The ban against gathering (the “Ban”) has been imposed by the Hong Kong government for over a month. Other than the prescribed exemptions, public gatherings of more than eight people (previously four before May 8) are prohibited.
The maximum penalty for contravention of the Ban is a fine of HK$25,000 and imprisonment of six months. You may also get a fixed penalty of HK$2,000 in lieu of prosecution.
Is the offence ‘prescribed by law’?
What is actually banned is far from clear. This is because there is no definition of the term “gathering” in the legislation, namely the Prevention and Control of Disease (Prohibition on Group Gathering) Regulation (Cap. 599G) (the “Regulation”).
As the term “gathering” is not defined, there is also no minimum allowable distance between persons within a group that would, under the Regulation, take them out of the definition of a gathering.
Hence, even where people are spaced 50 metres apart, they can still be prosecuted for contravention of the Ban so long as they have a “common purpose,” a concept which will be discussed below.
For example, I may still have committed the offence under the Ban if I hold a sit-down protest of nine persons (or five under the former limit), spaced 30 metres apart in the Hong Kong Stadium, or a “Sing-along,” or if people stand in front of their own buildings to chant protest slogans all over Hong Kong.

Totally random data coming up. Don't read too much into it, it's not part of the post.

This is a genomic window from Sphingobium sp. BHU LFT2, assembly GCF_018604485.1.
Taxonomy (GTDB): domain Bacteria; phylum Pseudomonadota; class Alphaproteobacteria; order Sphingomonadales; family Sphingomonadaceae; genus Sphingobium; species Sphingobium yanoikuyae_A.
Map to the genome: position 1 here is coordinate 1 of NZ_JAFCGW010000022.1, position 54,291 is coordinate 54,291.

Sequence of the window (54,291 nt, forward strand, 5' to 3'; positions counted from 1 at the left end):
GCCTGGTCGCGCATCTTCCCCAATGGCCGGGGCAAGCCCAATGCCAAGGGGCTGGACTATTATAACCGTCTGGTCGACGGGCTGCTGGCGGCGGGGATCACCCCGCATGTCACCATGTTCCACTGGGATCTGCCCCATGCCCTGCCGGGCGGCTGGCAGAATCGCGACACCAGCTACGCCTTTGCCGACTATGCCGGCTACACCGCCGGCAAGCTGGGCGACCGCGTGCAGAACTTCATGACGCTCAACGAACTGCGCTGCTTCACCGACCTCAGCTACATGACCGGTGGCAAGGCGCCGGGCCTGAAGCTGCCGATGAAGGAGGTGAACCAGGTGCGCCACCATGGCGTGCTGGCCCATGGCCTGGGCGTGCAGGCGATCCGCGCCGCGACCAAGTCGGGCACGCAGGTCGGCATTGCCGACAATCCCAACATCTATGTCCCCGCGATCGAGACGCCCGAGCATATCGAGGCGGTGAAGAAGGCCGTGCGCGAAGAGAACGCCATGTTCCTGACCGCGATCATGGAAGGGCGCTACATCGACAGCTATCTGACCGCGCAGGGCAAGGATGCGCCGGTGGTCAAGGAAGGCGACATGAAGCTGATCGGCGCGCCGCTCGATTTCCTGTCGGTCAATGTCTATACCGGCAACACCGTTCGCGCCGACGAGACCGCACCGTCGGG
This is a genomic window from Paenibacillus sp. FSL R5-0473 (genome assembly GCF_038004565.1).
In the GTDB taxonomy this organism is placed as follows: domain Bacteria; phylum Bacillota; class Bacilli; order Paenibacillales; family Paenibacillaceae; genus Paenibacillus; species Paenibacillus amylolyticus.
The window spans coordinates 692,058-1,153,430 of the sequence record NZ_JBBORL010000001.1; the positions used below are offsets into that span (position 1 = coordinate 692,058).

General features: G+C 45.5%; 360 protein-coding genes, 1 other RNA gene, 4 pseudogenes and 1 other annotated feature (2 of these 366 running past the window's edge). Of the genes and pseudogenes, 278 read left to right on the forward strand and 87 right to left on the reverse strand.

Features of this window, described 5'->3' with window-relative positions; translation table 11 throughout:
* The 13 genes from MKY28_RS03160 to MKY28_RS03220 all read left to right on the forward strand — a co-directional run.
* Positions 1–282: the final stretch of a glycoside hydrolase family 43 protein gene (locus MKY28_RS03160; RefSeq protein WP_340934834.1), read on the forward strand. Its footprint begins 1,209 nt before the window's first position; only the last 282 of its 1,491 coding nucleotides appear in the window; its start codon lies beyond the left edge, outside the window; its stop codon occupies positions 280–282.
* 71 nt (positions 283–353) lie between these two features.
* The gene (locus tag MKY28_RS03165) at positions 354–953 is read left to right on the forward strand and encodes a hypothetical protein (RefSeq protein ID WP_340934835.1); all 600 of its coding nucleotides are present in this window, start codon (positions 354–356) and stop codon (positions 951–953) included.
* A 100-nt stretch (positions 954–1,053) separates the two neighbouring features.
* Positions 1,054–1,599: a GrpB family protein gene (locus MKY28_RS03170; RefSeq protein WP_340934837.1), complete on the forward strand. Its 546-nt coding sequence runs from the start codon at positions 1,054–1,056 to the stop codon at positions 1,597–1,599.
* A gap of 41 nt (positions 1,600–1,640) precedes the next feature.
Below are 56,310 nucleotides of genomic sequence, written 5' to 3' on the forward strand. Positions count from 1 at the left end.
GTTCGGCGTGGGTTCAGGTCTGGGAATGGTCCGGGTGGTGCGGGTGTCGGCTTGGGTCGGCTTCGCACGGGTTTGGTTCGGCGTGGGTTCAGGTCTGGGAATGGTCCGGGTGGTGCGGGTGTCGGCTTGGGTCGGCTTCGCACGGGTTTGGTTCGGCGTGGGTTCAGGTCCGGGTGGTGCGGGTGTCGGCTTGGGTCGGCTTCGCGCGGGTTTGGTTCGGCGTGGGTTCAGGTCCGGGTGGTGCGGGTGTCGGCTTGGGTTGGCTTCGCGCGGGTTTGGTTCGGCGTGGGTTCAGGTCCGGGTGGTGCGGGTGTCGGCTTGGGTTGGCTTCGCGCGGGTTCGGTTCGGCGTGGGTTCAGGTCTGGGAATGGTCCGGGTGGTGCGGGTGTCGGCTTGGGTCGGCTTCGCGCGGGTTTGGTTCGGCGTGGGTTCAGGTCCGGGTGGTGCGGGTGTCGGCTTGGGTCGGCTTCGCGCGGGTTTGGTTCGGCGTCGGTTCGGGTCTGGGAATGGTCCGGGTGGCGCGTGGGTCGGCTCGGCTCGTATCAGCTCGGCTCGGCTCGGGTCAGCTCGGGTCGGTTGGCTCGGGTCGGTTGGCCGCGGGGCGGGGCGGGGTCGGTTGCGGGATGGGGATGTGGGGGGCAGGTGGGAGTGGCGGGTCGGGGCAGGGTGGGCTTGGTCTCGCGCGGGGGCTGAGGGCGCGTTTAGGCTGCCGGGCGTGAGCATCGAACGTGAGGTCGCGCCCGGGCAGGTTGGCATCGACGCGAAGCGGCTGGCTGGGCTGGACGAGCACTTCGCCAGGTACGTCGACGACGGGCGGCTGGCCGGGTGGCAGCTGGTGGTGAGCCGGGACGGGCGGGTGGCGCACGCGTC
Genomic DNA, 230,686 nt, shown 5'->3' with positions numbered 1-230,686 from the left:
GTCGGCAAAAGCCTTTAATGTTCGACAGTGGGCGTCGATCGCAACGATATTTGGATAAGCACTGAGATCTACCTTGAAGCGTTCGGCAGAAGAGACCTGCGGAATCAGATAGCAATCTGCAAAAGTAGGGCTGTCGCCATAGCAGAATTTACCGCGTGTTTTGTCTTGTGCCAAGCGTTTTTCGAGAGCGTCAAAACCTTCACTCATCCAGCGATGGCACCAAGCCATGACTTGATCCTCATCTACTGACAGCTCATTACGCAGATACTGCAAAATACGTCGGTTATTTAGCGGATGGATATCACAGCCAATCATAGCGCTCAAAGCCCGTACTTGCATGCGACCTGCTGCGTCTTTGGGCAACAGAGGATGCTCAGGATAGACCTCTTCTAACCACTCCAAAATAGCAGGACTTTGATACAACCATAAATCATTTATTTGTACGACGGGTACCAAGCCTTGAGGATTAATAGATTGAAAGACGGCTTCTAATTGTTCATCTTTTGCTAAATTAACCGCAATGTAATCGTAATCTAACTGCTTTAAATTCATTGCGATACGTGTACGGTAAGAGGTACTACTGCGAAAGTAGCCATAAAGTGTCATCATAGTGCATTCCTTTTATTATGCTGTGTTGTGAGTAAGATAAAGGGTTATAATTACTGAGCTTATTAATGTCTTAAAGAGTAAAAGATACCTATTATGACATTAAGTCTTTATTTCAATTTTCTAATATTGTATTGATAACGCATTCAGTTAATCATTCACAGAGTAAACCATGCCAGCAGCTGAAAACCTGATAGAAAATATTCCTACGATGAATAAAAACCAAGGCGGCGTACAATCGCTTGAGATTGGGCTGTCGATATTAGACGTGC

This is the most absurd result since the legislative intent of the Regulation is to prevent transmission of the disease. But this risk would be minimal if sufficient distancing is maintained in such a “gathering.”
The creation of an offence must be prescribed by law, i.e. it must be adequately accessible and formulated with sufficient precision to enable the citizen to regulate his conduct. With such uncertainty over the definition of the term “gathering,” it is doubtful whether the Ban would fulfil the “prescribed by law” requirement.
Prescribed exemptions unclear
The exempted gatherings provided for in the Regulation are unclear, too. For example, gatherings “at a place of work for the purposes of work” are exempted. But there is no definition of the term “place of work.” If my job requires me to work in groups in different public areas at different times, would such gatherings be exempted? The job of journalists is an obvious example.
And what if we, say, eight workers, hand out coupons on a footbridge and attract a large crowd queuing up for the coupons, would we be exempted because we gathered at a place of work for work purposes and the crowd be liable to a fine?